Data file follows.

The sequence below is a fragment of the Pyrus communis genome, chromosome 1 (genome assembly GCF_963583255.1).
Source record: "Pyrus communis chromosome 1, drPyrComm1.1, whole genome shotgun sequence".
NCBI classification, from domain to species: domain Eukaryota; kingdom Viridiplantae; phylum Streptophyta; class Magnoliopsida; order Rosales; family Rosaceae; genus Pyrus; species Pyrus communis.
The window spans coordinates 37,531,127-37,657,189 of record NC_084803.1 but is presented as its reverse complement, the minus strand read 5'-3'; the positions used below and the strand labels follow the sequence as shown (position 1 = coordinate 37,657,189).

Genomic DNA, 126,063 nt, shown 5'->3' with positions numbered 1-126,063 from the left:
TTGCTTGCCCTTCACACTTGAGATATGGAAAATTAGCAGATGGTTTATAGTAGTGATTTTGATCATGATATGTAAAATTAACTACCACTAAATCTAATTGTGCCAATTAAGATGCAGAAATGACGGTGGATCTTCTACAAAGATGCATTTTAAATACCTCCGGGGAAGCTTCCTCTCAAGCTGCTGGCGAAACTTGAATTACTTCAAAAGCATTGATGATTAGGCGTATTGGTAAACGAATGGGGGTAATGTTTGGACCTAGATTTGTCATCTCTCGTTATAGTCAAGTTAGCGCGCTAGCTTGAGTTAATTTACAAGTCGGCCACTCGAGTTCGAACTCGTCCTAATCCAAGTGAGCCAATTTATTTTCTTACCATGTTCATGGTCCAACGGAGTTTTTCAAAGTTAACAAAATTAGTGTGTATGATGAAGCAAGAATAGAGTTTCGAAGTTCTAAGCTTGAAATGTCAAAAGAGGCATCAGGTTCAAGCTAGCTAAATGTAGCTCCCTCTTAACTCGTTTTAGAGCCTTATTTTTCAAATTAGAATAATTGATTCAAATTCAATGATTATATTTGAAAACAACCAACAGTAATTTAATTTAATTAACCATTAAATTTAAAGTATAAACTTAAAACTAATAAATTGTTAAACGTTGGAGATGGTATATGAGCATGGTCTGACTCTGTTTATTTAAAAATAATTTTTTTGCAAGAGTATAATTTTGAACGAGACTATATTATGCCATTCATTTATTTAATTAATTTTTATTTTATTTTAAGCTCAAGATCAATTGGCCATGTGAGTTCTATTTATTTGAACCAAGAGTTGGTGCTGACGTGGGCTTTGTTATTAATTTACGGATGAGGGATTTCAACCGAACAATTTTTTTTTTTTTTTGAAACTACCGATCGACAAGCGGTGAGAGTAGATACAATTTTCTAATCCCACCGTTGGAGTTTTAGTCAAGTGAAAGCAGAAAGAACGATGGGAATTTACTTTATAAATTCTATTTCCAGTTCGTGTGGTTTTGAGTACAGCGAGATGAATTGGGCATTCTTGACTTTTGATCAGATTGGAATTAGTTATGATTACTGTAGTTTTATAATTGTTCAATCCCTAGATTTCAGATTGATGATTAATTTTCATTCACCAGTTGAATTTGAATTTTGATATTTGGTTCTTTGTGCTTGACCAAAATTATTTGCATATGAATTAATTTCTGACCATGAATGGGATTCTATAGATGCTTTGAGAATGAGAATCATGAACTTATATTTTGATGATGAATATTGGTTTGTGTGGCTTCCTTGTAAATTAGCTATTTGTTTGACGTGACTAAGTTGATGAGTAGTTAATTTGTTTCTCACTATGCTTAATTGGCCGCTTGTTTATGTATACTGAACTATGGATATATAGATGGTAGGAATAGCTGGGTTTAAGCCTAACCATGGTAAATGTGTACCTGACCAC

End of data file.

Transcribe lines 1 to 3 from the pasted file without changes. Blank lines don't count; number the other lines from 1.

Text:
The sequence below is a fragment of the Pyrus communis genome, chromosome 1 (genome assembly GCF_963583255.1).
Source record: "Pyrus communis chromosome 1, drPyrComm1.1, whole genome shotgun sequence".
NCBI classification, from domain to species: domain Eukaryota; kingdom Viridiplantae; phylum Streptophyta; class Magnoliopsida; order Rosales; family Rosaceae; genus Pyrus; species Pyrus communis.